Newswise — How should a concerned mother discuss issues of diet and weight with her daughter? Very carefully, according to Erin Hillard, a developmental psychology doctoral student at the University of Notre Dame.
In an article recently published in the journal Body Image, Hillard and her colleagues, fellow Notre Dame psychology graduate student Rebecca A. Morrissey, and Notre Dame faculty members Dawn M. Gondoli, associate professor of psychology, and Alexandra F. Corning, research associate professor of psychology, reported on results from their study of a representative group of sixth- through eighth-grade girls and their mothers.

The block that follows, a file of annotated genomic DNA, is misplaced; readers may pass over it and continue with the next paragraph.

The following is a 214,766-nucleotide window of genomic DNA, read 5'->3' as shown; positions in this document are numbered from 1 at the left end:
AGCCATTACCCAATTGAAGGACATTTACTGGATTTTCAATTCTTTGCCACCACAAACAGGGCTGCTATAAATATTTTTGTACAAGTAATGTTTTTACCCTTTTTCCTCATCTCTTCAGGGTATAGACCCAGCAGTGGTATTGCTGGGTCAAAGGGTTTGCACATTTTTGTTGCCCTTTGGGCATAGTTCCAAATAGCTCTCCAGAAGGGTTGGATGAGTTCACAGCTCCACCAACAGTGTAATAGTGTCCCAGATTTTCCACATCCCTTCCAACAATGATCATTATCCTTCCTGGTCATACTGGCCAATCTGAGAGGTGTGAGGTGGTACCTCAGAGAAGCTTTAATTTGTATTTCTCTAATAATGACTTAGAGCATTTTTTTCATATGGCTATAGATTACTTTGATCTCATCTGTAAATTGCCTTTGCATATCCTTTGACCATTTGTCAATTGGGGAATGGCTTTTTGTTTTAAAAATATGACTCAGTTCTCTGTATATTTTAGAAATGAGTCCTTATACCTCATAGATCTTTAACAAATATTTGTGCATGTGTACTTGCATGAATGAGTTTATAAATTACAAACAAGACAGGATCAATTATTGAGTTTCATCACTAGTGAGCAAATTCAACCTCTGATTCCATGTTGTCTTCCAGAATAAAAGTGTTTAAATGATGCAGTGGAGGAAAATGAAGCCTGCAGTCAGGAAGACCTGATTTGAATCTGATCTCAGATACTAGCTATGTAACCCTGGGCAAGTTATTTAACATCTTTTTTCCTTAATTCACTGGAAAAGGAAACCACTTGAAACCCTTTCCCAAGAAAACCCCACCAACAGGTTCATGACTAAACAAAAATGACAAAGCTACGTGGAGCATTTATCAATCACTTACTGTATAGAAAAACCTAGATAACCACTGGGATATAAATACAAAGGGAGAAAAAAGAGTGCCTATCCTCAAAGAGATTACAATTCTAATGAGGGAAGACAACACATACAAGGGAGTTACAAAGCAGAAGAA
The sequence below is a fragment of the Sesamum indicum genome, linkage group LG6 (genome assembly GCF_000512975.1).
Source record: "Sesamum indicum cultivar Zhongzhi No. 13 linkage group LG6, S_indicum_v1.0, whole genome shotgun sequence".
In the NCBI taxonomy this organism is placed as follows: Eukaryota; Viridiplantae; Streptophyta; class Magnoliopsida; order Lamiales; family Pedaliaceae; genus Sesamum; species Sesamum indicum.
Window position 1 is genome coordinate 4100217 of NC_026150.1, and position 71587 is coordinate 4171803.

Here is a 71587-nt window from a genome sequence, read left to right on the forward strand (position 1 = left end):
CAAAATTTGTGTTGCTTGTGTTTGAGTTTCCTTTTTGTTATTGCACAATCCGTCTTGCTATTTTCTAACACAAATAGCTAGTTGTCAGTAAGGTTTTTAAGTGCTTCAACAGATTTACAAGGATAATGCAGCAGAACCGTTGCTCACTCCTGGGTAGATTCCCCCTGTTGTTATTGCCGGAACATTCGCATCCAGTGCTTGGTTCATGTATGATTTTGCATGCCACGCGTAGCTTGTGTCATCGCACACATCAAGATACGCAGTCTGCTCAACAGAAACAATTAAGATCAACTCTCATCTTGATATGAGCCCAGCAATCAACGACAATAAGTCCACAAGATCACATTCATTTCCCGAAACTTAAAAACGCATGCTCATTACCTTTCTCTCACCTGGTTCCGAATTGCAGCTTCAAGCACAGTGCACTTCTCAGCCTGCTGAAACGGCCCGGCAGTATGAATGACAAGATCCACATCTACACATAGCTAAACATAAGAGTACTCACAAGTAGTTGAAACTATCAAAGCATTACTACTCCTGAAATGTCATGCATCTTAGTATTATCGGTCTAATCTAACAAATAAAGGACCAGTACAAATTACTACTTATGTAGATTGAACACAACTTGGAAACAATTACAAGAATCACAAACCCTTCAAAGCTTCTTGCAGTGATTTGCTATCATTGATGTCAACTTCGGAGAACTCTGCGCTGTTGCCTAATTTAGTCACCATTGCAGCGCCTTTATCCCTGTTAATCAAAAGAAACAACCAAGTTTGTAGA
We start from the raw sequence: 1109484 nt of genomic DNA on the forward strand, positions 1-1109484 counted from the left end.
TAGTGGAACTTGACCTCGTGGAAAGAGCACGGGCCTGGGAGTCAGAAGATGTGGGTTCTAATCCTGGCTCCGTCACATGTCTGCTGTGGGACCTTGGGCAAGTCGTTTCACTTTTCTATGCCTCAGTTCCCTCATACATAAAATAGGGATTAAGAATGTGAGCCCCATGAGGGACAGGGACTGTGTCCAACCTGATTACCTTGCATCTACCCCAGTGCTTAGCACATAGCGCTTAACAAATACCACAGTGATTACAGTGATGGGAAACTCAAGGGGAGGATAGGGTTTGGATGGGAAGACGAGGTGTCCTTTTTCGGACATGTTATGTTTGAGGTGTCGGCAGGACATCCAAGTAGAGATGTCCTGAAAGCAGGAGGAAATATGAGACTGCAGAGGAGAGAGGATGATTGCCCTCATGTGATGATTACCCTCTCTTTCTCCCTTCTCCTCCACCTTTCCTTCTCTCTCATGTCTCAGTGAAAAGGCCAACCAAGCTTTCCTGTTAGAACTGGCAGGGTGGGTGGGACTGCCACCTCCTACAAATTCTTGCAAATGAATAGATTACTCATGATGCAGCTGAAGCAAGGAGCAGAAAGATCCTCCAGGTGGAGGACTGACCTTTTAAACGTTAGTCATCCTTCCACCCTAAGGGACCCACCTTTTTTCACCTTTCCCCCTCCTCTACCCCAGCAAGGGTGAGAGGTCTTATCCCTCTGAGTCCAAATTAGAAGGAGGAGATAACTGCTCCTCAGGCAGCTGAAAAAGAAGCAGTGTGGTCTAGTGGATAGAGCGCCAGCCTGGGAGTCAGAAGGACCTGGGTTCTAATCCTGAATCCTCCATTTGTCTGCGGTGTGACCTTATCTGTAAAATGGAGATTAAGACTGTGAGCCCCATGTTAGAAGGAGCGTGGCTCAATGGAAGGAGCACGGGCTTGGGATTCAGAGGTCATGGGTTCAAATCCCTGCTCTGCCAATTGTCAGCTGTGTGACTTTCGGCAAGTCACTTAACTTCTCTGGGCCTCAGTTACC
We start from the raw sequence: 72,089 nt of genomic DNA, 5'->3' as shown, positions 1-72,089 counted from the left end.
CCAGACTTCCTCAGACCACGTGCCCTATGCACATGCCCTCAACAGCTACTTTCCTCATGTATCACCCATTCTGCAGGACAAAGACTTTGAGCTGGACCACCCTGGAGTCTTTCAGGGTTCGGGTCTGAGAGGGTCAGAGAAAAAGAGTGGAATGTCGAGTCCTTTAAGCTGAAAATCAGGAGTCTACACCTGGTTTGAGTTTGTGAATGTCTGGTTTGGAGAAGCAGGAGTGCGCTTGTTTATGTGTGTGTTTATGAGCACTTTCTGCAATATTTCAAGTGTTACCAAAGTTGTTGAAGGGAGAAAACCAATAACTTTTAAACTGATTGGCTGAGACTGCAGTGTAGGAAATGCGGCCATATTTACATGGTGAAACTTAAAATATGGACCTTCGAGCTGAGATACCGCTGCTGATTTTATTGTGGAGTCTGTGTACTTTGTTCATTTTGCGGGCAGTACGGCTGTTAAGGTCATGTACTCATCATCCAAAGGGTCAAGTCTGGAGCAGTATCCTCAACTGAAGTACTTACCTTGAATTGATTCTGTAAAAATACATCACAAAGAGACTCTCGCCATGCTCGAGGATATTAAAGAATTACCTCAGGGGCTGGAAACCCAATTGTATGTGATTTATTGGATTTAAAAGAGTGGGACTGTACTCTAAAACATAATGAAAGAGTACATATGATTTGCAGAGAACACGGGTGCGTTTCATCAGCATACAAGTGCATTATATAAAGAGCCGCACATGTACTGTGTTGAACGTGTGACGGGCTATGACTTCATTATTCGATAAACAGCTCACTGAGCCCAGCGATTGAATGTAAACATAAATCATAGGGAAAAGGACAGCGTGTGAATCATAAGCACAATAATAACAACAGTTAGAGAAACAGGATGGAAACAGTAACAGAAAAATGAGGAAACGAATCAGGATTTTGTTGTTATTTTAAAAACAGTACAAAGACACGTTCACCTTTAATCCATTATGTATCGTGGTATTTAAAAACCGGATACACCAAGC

“Generally, we found that for the daughters who were being encouraged to lose weight by their mothers, outcomes were worse if their mothers were not also discussing their own weight concerns,” Hillard said. “The daughters who were being encouraged to lose weight but whose moms were not also discussing their own weight concerns were more at risk for development of disordered eating, based on the higher scores on measures of dieting behavior and drive for thinness they reported in eighth grade.”
Hillard acknowledged that the study findings as a whole suggested more about what mothers should not be talking about than what they should. “After all,” she said, “the best outcomes were found for daughters whose mothers were not engaging in either type of conversation. They do shed light on the complexity of the issue of talking to children about their weight in ways that don’t lead to poor health outcomes in the long run.”